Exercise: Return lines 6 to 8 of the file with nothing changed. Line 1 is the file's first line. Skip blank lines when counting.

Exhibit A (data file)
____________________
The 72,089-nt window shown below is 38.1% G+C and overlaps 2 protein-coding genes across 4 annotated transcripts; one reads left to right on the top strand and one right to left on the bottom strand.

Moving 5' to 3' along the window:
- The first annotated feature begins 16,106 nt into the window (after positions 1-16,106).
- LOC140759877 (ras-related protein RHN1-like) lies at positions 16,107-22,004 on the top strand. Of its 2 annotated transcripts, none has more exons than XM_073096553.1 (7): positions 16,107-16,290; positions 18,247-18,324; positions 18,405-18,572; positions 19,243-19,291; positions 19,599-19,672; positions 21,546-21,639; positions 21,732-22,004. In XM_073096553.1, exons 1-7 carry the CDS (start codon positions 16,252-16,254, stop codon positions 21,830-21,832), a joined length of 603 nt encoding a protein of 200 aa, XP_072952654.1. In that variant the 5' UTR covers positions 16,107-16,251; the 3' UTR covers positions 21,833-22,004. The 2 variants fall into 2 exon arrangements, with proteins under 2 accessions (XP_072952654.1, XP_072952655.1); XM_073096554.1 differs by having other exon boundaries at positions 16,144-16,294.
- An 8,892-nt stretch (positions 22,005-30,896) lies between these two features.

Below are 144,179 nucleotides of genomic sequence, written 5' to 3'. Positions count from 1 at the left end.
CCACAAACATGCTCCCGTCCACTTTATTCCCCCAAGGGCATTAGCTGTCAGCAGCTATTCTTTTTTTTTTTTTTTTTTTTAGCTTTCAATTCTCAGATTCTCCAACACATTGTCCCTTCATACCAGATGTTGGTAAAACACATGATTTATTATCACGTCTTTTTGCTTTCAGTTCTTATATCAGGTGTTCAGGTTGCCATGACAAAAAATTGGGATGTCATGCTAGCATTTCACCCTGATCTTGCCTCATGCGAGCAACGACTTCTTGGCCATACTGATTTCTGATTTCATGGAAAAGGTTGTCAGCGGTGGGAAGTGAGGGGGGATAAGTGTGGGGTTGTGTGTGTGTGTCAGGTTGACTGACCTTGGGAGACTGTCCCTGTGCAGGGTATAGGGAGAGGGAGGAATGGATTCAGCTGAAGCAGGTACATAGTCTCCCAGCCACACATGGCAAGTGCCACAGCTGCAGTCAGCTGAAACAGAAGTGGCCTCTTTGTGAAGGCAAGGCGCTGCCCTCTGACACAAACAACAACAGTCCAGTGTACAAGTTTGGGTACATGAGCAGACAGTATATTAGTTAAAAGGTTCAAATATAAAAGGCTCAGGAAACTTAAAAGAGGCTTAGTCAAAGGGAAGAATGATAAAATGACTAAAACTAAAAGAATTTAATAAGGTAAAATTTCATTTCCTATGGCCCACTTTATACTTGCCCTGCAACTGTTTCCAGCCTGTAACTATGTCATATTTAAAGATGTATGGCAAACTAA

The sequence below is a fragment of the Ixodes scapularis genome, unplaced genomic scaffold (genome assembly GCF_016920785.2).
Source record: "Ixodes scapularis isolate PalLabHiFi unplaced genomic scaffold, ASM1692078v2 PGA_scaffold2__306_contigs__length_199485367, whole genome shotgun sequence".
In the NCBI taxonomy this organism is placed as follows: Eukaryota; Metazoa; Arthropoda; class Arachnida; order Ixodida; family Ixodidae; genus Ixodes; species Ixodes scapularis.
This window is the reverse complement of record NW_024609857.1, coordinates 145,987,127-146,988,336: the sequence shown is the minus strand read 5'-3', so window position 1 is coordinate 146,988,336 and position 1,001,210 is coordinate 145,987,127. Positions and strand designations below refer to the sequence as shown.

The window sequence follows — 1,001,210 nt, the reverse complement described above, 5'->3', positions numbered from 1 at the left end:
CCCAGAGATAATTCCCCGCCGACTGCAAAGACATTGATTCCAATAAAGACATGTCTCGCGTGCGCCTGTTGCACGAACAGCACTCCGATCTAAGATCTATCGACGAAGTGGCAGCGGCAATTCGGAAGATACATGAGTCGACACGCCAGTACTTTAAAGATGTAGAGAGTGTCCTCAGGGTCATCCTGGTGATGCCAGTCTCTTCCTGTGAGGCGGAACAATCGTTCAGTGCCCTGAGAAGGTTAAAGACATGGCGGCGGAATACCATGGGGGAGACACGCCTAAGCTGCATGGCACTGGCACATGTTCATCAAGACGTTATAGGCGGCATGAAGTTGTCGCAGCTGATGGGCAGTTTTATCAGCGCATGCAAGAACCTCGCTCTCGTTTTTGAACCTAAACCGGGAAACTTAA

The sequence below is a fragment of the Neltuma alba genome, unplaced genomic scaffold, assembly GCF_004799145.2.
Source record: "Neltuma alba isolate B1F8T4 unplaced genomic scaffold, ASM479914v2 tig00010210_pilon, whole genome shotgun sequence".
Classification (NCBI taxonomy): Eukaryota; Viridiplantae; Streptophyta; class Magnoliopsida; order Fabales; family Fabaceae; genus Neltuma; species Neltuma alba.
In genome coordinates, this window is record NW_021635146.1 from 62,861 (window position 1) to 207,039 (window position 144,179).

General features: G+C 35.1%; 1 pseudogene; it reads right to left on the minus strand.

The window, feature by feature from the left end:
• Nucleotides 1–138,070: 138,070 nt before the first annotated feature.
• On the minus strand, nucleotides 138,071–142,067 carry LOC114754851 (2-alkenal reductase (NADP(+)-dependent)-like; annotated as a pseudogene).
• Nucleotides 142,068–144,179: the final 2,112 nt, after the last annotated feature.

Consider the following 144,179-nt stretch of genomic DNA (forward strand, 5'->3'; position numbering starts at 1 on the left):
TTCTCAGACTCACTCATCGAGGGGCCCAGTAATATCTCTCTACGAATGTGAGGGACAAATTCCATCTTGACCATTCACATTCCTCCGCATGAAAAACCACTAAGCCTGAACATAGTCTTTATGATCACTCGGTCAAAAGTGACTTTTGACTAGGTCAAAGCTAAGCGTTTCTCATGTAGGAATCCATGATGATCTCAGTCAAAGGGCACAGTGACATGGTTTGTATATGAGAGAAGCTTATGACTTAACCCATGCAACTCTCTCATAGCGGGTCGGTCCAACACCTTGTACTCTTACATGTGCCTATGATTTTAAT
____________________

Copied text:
Below are 144,179 nucleotides of genomic sequence, written 5' to 3'. Positions count from 1 at the left end.
CCACAAACATGCTCCCGTCCACTTTATTCCCCCAAGGGCATTAGCTGTCAGCAGCTATTCTTTTTTTTTTTTTTTTTTTTAGCTTTCAATTCTCAGATTCTCCAACACATTGTCCCTTCATACCAGATGTTGGTAAAACACATGATTTATTATCACGTCTTTTTGCTTTCAGTTCTTATATCAGGTGTTCAGGTTGCCATGACAAAAAATTGGGATGTCATGCTAGCATTTCACCCTGATCTTGCCTCATGCGAGCAACGACTTCTTGGCCATACTGATTTCTGATTTCATGGAAAAGGTTGTCAGCGGTGGGAAGTGAGGGGGGATAAGTGTGGGGTTGTGTGTGTGTGTCAGGTTGACTGACCTTGGGAGACTGTCCCTGTGCAGGGTATAGGGAGAGGGAGGAATGGATTCAGCTGAAGCAGGTACATAGTCTCCCAGCCACACATGGCAAGTGCCACAGCTGCAGTCAGCTGAAACAGAAGTGGCCTCTTTGTGAAGGCAAGGCGCTGCCCTCTGACACAAACAACAACAGTCCAGTGTACAAGTTTGGGTACATGAGCAGACAGTATATTAGTTAAAAGGTTCAAATATAAAAGGCTCAGGAAACTTAAAAGAGGCTTAGTCAAAGGGAAGAATGATAAAATGACTAAAACTAAAAGAATTTAATAAGGTAAAATTTCATTTCCTATGGCCCACTTTATACTTGCCCTGCAACTGTTTCCAGCCTGTAACTATGTCATATTTAAAGATGTATGGCAAACTAA

The sequence below is a fragment of the Ixodes scapularis genome, unplaced genomic scaffold (genome assembly GCF_016920785.2).